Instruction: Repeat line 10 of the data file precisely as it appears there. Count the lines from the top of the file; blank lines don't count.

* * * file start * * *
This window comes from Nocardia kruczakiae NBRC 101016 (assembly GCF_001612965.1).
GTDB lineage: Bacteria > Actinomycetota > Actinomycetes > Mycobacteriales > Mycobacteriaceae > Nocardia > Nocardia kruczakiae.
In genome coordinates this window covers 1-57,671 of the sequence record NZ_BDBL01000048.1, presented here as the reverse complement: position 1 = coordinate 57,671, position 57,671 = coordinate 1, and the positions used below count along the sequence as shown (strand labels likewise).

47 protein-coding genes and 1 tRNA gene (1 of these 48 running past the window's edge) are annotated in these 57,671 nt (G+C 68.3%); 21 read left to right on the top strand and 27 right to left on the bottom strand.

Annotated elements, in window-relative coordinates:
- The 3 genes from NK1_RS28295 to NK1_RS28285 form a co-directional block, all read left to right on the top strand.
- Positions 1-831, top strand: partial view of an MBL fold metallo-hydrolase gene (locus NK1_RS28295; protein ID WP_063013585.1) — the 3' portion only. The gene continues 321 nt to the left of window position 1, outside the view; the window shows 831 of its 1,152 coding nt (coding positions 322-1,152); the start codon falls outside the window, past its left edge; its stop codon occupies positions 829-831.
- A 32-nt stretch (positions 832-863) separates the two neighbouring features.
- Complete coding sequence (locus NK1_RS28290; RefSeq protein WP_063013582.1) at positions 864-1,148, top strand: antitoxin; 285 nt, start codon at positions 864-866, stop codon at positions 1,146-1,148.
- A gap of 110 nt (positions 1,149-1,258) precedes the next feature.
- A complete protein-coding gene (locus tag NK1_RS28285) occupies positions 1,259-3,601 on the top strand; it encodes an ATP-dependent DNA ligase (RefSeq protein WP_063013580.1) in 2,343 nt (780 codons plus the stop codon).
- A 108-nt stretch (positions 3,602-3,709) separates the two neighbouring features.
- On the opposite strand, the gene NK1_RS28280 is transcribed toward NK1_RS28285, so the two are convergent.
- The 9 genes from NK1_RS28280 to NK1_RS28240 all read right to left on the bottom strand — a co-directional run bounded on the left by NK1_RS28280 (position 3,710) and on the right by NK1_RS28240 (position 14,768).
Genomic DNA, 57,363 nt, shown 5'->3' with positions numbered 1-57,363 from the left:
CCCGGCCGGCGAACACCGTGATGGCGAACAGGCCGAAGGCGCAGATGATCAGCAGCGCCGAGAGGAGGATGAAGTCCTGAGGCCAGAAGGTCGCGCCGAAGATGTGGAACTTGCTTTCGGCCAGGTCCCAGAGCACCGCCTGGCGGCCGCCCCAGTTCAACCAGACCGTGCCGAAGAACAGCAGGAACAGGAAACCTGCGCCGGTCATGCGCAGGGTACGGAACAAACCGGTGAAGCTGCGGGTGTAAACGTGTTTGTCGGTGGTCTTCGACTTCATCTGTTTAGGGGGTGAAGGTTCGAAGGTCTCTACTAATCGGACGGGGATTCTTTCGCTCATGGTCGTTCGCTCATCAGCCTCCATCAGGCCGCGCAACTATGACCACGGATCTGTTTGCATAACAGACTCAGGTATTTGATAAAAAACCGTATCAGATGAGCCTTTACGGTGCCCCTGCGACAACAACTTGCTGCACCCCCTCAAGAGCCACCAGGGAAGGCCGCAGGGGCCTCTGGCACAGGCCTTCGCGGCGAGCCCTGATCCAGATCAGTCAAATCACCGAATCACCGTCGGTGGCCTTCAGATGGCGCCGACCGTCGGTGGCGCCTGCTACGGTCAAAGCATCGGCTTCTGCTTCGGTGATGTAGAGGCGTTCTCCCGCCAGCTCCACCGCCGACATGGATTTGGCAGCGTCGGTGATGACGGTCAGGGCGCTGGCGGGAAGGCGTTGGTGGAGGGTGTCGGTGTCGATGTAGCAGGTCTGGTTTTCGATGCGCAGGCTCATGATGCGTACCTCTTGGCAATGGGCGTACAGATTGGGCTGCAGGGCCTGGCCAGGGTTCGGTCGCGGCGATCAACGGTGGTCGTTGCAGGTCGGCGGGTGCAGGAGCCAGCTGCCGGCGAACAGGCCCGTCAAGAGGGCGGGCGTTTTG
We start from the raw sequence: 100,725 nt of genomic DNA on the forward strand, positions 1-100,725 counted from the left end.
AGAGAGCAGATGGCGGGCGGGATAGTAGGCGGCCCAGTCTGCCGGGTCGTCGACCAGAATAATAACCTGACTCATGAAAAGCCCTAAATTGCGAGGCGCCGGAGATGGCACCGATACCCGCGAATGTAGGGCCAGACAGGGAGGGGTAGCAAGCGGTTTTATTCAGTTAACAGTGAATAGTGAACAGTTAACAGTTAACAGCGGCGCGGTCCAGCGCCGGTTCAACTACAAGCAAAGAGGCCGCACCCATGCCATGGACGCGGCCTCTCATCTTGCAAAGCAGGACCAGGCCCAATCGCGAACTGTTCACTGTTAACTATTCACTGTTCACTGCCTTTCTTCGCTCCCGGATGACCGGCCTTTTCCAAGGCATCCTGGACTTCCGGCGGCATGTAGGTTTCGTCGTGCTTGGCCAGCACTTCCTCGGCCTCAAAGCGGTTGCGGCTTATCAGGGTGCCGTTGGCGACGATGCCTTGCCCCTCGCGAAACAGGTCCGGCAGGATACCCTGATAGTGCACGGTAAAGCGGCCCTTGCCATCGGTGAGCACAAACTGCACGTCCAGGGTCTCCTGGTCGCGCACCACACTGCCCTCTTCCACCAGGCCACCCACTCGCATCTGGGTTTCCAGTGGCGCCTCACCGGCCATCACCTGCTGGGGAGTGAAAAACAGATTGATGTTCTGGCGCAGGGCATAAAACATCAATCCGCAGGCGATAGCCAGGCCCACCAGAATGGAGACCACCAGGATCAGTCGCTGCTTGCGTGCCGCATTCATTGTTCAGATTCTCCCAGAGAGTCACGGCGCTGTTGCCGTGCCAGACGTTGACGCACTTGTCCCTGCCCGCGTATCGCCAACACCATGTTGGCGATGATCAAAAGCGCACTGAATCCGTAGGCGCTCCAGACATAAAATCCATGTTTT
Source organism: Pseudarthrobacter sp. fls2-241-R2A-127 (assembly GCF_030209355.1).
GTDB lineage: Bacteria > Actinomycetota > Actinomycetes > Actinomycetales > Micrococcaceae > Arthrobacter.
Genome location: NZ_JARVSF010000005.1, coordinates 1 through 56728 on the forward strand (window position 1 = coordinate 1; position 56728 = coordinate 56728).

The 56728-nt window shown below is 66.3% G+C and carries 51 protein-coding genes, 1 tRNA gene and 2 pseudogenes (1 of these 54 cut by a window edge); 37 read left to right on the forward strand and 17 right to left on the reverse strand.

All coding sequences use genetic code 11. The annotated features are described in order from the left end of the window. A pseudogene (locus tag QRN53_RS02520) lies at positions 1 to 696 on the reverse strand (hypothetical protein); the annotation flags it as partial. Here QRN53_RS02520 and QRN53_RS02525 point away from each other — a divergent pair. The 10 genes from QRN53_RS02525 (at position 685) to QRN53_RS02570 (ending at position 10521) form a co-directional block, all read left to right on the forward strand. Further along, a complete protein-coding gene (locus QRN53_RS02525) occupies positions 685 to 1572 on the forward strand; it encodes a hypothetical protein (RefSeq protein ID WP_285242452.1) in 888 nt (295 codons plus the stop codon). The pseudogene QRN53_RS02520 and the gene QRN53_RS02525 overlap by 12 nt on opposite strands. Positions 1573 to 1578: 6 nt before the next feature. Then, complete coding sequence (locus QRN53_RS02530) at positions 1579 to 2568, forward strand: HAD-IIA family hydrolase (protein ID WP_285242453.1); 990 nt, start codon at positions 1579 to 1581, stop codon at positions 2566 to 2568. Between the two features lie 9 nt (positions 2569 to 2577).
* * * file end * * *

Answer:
- A gap of 110 nt (positions 1,149-1,258) precedes the next feature.